Printed from http://tektonics.org/gayjesus.php
Then Peter, turning about, seeth the disciple whom Jesus loved following; which also leaned on his breast at supper, and said, Lord, which is he that betrayeth thee?
This verse has been cited in the past as alleged proof that Jesus was homosexual. I imagine there are a few other verses used for this, and I know some folks like to claim David and Jonathan were gay lovers as well. One particular site admits there is no evidence of Jesus having a gay relationship, but uses this verse to say, "The incident makes clear that an emotional relationship existed between Jesus and the disciple closer than that which existed between him and any other, including Peter."
To put it bluntly, such arguments view intimate relationships through jaundiced Western eyes. Put your head on the breast of another man today here in America, and the jokes will fly. But in the ancient East, not so; and even today, such affectionate displays are typical on that side of the world, and well-publicized (remember all the news clips of Arab and Middle Eastern leaders kissing each other on the side of the face?), which is probably why we don't hear these sorts of verses brought up in service of homosexual Bible characters, except by the incredibly underinformed.
Abraham Rihbany (The Syrian Christ, 65), a native of the East early last century, bore with some patience the misinterpretations of modern Westerners who read the Bible through their eyes and tastes and missed certain points about what was being said and done. The particular instance of John 21:20 represents a custom "in perfect harmony with Syrian customs. How often have I seen men friends in such an attitude. There is not the slightest infringement of the rules of propriety; the act was as natural to us all as shaking hands. The practice is especially indulged in when intimate friends are about to part from one another, as on the eve of a journey, or when about the face a dangerous undertaking. Then they sit with their heads leaning against each other, or the one's head resting upon the other's shoulder or breast."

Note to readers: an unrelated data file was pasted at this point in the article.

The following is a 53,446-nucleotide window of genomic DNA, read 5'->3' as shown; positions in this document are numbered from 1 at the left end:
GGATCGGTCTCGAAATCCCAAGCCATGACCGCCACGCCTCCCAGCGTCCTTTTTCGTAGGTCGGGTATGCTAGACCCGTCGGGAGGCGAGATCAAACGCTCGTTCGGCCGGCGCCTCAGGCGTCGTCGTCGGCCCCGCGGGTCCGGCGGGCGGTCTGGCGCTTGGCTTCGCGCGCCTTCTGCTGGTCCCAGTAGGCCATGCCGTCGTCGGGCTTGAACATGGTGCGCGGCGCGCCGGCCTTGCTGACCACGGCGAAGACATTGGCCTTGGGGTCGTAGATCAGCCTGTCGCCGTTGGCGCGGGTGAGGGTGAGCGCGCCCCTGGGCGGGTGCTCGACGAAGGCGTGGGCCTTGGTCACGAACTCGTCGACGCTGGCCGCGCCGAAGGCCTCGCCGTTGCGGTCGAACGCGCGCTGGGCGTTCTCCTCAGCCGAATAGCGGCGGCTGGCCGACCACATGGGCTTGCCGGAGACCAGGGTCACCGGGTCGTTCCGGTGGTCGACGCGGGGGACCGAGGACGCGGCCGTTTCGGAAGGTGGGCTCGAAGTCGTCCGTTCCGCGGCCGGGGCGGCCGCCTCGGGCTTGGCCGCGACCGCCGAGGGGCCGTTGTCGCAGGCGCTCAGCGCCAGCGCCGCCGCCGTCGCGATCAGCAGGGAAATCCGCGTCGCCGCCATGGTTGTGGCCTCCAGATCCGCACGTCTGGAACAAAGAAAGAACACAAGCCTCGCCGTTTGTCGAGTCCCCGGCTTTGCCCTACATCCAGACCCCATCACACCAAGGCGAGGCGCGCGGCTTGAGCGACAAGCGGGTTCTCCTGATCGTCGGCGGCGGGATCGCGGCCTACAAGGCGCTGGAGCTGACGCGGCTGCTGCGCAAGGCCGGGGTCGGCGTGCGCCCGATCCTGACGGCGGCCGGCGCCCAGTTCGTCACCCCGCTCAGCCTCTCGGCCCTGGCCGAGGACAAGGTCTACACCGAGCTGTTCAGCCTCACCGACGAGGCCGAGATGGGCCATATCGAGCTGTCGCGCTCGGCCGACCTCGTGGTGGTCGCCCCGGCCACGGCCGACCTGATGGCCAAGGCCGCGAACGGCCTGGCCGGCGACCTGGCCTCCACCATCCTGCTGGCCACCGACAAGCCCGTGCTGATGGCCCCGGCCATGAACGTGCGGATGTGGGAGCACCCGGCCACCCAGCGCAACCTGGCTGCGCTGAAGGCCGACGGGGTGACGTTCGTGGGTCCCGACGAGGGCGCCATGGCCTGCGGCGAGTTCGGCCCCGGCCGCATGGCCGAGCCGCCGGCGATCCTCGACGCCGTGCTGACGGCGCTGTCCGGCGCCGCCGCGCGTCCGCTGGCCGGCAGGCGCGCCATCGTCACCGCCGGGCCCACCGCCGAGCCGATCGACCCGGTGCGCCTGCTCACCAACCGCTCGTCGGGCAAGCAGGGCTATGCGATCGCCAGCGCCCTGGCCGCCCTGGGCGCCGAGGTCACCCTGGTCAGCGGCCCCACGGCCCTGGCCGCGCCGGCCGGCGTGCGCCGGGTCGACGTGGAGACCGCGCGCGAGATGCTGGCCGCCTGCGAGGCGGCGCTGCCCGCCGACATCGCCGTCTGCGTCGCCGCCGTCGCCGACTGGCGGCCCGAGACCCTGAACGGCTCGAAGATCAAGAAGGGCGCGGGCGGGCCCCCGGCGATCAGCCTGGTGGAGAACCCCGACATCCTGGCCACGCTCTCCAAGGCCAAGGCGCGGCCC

By the same token, Easterners will use "terms of unbounded intimacy and unrestrained affection" to one another: "my soul," "my eyes," "my heart." Paul's holy kiss (Rom. 16:16, etc) is no more of a homosexual exchange.
Critics should not read Eastern custom in Western terms when they make their arguments.